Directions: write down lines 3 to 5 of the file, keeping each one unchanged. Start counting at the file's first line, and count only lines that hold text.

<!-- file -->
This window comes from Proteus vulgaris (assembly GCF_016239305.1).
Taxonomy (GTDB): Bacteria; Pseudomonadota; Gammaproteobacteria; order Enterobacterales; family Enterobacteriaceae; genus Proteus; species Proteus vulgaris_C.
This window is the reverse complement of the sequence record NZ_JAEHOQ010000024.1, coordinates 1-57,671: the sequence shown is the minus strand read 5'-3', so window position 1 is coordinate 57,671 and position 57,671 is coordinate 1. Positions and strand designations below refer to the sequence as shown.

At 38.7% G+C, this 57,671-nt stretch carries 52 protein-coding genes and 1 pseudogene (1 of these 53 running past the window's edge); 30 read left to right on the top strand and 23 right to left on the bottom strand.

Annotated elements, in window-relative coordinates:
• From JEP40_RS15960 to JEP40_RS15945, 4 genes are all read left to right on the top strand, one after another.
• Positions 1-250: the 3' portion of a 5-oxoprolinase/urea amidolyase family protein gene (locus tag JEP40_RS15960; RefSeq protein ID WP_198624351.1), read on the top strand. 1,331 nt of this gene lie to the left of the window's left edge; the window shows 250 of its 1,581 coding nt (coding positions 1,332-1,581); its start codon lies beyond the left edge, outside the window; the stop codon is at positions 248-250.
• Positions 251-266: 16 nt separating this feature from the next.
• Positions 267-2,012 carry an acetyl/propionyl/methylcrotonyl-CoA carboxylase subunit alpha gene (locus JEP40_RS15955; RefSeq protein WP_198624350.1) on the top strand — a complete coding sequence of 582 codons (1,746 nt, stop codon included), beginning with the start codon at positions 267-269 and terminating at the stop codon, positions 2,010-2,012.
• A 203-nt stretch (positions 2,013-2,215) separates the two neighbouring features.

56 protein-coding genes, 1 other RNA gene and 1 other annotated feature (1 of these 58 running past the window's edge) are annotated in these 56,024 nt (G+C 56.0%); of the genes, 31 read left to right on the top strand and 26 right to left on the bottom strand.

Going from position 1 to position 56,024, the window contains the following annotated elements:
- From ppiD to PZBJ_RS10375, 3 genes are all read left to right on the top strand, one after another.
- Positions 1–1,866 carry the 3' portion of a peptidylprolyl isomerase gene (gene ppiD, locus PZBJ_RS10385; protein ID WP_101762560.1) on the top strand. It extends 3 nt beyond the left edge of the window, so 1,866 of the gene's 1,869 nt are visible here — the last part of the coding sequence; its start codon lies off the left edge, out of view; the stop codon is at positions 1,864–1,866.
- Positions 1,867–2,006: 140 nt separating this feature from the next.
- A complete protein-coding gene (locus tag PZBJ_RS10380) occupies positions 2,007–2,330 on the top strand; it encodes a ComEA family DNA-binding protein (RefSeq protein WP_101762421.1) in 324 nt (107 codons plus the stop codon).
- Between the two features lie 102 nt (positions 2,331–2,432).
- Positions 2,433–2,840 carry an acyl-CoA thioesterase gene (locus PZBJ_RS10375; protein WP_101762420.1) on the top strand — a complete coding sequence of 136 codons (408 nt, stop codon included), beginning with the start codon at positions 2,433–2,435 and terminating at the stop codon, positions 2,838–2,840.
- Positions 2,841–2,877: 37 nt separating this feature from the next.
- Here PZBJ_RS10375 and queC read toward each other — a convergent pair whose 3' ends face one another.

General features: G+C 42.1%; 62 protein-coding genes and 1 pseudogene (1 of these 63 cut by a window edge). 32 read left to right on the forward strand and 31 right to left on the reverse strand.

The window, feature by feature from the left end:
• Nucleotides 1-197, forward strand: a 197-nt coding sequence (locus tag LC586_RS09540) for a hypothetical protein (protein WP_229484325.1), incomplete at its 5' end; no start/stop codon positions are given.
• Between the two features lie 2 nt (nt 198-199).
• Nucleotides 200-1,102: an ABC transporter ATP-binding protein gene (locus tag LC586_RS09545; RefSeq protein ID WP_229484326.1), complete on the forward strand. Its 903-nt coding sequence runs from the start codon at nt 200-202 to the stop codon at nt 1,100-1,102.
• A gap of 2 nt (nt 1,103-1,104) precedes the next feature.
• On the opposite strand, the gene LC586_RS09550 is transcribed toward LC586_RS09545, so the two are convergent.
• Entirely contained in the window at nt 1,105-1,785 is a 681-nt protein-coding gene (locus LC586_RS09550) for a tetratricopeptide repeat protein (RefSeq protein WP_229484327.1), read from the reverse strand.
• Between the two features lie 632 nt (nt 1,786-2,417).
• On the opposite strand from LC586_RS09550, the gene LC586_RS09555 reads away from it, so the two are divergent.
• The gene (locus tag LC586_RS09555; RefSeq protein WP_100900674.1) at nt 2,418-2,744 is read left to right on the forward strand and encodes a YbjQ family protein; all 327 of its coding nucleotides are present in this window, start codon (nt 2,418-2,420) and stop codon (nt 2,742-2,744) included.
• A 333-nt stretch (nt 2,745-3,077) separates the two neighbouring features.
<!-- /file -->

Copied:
This window is the reverse complement of the sequence record NZ_JAEHOQ010000024.1, coordinates 1-57,671: the sequence shown is the minus strand read 5'-3', so window position 1 is coordinate 57,671 and position 57,671 is coordinate 1. Positions and strand designations below refer to the sequence as shown.

At 38.7% G+C, this 57,671-nt stretch carries 52 protein-coding genes and 1 pseudogene (1 of these 53 running past the window's edge); 30 read left to right on the top strand and 23 right to left on the bottom strand.

Annotated elements, in window-relative coordinates: